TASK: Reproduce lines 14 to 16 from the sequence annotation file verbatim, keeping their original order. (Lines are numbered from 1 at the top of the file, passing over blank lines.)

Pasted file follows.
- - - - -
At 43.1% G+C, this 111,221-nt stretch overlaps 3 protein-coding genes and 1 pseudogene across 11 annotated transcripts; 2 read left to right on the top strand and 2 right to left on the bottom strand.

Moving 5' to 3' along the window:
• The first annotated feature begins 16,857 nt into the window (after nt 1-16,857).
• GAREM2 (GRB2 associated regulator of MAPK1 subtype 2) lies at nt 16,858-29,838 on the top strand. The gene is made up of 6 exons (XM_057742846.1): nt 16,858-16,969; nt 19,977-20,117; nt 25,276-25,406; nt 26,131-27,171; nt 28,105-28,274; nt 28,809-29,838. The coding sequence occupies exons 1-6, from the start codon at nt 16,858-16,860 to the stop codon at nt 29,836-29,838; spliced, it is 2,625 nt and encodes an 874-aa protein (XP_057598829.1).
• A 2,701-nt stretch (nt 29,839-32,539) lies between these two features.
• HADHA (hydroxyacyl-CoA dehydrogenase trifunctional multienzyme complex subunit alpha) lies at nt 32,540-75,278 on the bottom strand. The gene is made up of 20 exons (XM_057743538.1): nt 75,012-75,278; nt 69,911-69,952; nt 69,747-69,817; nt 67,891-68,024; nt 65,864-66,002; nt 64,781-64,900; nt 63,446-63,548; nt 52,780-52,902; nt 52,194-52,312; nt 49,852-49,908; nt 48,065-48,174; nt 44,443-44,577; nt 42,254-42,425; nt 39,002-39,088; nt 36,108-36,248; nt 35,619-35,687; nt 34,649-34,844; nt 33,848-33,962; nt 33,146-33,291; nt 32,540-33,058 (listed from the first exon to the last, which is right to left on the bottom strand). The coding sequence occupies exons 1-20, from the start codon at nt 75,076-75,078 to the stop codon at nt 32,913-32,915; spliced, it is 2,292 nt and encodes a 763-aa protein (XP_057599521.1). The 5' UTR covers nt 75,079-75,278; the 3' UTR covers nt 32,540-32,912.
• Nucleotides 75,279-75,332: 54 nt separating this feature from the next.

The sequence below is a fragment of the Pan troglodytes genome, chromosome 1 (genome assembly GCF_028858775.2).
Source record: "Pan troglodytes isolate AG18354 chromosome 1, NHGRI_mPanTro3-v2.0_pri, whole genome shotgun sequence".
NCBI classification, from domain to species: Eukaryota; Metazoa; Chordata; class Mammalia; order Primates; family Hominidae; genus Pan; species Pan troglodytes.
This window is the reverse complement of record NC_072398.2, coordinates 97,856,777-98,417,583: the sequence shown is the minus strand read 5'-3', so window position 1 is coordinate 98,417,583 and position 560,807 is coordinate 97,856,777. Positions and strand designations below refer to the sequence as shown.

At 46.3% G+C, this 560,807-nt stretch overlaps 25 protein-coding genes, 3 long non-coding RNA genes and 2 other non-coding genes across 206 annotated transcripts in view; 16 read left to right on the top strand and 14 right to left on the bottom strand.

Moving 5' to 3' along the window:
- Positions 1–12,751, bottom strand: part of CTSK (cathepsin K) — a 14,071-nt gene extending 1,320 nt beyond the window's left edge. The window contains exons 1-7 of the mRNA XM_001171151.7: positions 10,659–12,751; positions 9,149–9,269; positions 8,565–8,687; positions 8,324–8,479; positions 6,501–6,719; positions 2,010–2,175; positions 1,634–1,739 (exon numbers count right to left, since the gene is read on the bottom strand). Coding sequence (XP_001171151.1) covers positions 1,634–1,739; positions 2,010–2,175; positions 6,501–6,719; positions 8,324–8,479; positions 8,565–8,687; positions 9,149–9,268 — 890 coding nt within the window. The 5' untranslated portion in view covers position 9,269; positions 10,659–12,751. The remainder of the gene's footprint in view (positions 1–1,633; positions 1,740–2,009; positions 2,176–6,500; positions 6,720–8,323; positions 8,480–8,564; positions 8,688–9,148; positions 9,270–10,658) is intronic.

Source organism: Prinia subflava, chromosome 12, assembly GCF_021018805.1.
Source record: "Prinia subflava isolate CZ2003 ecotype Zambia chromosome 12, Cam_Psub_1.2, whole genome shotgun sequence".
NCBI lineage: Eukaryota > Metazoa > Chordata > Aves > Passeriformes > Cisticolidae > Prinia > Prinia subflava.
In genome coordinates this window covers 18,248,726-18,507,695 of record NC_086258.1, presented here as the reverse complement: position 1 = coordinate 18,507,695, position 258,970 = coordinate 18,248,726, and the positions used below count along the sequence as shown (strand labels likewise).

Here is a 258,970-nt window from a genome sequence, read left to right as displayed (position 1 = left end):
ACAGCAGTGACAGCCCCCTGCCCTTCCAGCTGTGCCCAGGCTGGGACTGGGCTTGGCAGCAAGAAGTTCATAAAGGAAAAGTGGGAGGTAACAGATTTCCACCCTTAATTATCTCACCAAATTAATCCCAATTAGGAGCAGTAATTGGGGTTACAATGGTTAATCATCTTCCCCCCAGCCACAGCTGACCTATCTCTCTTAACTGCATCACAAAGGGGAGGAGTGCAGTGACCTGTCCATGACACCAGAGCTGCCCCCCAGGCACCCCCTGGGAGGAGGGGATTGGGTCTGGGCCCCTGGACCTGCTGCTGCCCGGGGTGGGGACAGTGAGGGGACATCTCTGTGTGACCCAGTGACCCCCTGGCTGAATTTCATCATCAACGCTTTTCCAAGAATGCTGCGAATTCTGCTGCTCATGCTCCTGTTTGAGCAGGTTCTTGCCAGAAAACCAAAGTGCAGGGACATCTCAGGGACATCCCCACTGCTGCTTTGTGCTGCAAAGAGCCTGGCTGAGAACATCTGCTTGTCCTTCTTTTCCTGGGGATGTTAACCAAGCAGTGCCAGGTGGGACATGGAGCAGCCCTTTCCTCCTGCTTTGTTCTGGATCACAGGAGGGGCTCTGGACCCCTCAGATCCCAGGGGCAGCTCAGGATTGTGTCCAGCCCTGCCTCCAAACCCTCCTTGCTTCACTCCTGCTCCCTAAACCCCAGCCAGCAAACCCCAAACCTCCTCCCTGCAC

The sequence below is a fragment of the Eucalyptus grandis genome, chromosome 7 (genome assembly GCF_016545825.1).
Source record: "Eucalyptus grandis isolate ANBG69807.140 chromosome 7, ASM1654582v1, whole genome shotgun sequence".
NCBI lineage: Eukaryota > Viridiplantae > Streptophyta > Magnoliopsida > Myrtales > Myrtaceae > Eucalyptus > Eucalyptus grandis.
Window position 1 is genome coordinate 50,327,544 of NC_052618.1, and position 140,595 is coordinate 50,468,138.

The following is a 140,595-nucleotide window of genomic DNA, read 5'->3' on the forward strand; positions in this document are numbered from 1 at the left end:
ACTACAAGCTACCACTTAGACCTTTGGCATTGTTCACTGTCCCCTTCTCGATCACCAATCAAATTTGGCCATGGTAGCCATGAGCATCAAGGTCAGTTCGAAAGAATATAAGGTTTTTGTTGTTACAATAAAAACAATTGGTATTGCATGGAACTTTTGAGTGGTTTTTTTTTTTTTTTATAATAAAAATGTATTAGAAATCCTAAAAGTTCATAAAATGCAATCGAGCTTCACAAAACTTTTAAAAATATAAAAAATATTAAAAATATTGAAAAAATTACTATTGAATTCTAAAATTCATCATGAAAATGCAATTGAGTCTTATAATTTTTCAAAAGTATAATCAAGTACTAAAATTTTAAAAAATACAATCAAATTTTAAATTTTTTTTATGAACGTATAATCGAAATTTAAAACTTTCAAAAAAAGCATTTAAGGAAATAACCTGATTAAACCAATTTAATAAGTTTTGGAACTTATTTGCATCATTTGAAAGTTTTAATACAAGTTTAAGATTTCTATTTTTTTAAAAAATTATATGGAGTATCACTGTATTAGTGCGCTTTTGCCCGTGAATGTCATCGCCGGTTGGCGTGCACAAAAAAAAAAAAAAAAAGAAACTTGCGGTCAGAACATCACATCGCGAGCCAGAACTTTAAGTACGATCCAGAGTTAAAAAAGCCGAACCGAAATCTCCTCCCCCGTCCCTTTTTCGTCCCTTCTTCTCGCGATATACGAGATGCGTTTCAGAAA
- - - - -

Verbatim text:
- Positions 1–12,751, bottom strand: part of CTSK (cathepsin K) — a 14,071-nt gene extending 1,320 nt beyond the window's left edge. The window contains exons 1-7 of the mRNA XM_001171151.7: positions 10,659–12,751; positions 9,149–9,269; positions 8,565–8,687; positions 8,324–8,479; positions 6,501–6,719; positions 2,010–2,175; positions 1,634–1,739 (exon numbers count right to left, since the gene is read on the bottom strand). Coding sequence (XP_001171151.1) covers positions 1,634–1,739; positions 2,010–2,175; positions 6,501–6,719; positions 8,324–8,479; positions 8,565–8,687; positions 9,149–9,268 — 890 coding nt within the window. The 5' untranslated portion in view covers position 9,269; positions 10,659–12,751. The remainder of the gene's footprint in view (positions 1–1,633; positions 1,740–2,009; positions 2,176–6,500; positions 6,720–8,323; positions 8,480–8,564; positions 8,688–9,148; positions 9,270–10,658) is intronic.

Source organism: Prinia subflava, chromosome 12, assembly GCF_021018805.1.
Source record: "Prinia subflava isolate CZ2003 ecotype Zambia chromosome 12, Cam_Psub_1.2, whole genome shotgun sequence".